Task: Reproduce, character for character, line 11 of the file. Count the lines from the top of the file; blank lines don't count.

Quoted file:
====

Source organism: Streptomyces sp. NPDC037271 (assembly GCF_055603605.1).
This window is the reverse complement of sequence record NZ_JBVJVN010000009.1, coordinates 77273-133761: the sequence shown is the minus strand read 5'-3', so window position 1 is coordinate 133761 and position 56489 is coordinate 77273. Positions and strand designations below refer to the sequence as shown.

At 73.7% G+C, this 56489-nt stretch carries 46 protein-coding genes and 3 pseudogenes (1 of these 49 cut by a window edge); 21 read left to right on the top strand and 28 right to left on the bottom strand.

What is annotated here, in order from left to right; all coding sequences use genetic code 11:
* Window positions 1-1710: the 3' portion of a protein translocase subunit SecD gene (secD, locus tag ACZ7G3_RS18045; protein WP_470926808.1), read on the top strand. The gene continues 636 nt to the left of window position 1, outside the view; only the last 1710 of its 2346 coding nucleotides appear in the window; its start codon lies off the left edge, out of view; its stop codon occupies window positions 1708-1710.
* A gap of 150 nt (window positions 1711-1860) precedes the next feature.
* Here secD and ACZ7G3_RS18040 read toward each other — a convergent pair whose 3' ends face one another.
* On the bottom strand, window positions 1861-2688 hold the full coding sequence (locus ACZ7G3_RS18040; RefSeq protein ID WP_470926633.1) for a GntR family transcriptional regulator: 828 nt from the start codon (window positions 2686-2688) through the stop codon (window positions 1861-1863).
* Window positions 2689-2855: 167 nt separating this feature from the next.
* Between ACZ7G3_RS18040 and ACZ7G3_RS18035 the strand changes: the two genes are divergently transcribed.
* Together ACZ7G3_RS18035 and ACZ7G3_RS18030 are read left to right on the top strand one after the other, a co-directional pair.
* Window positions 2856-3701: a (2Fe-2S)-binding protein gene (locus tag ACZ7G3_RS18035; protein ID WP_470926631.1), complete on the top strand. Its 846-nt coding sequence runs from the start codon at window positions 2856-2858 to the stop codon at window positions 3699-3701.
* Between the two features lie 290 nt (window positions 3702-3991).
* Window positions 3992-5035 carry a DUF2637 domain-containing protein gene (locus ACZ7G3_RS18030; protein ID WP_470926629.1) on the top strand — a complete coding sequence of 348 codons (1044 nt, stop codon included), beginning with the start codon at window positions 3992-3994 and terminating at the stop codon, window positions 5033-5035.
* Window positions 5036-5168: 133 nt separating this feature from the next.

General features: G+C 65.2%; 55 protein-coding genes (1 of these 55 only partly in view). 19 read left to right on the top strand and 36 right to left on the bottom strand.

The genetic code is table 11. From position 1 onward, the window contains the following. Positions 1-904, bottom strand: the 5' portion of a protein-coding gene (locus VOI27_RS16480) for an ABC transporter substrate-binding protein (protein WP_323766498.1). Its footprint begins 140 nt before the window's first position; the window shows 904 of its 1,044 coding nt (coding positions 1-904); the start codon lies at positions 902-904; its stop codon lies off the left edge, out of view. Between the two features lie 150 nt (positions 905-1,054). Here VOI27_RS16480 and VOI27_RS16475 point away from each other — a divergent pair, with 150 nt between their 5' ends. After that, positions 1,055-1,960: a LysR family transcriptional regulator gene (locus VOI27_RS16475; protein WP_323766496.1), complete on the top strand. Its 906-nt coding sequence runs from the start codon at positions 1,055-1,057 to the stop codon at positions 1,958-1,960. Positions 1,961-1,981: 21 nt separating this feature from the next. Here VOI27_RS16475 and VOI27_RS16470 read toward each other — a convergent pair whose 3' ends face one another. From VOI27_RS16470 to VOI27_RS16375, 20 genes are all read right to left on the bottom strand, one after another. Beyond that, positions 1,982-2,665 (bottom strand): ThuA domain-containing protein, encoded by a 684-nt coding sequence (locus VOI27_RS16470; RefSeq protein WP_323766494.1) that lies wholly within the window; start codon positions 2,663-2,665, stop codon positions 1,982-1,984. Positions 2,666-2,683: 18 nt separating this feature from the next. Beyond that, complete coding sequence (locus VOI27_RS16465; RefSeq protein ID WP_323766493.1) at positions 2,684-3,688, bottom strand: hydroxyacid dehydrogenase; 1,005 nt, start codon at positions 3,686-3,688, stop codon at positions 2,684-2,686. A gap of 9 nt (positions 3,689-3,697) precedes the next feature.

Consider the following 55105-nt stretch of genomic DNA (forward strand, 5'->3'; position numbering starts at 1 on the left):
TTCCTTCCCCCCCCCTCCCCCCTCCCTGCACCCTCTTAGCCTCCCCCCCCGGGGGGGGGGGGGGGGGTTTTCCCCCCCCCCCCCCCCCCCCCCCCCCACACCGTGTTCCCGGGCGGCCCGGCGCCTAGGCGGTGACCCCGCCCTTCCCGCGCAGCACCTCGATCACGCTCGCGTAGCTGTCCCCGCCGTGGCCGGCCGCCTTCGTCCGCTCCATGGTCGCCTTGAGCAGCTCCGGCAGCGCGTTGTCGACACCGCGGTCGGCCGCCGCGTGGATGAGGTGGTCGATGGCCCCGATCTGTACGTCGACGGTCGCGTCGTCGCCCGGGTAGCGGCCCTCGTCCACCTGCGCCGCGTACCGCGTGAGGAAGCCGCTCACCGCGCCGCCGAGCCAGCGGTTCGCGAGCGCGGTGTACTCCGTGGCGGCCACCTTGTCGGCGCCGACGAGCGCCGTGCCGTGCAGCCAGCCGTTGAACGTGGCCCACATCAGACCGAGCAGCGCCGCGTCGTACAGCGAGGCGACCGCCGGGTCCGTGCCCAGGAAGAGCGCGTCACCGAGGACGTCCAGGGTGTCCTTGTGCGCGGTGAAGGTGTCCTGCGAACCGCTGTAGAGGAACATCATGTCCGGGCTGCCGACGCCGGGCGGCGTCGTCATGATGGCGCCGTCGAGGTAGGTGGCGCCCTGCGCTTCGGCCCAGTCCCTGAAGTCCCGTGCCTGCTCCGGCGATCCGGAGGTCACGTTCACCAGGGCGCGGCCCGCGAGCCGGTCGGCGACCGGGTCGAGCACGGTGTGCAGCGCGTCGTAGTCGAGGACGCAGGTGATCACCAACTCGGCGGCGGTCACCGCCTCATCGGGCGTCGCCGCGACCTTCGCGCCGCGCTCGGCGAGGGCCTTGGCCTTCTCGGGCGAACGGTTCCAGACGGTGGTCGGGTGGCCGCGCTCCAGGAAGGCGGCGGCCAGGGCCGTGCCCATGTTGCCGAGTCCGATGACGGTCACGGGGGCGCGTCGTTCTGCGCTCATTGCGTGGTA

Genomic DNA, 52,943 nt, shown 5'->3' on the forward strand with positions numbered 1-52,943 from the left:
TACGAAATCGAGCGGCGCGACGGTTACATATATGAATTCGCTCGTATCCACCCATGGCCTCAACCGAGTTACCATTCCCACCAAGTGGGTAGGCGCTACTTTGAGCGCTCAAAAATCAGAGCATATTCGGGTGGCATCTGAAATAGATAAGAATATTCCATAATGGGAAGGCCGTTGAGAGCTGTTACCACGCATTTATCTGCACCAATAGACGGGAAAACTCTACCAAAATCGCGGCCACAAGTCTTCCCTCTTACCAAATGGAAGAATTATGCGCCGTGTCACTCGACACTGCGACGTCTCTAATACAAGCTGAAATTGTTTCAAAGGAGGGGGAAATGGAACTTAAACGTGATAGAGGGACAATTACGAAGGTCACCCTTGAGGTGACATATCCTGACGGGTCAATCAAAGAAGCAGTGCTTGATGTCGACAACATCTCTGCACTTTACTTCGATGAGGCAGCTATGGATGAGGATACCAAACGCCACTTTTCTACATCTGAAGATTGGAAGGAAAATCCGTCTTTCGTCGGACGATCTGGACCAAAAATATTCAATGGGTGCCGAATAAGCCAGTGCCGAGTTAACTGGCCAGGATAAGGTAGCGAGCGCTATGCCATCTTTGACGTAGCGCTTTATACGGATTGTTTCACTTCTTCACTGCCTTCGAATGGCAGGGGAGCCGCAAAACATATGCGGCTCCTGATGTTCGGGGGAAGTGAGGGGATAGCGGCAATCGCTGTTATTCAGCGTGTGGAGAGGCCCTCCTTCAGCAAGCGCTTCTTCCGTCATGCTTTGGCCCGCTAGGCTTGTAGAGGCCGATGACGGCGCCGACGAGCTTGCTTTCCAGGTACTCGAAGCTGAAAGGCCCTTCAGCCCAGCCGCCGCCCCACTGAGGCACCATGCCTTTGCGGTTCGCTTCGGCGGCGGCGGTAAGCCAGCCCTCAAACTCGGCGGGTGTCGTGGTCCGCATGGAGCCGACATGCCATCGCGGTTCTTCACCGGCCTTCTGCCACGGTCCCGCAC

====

* Together ACZ7G3_RS18035 and ACZ7G3_RS18030 are read left to right on the top strand one after the other, a co-directional pair.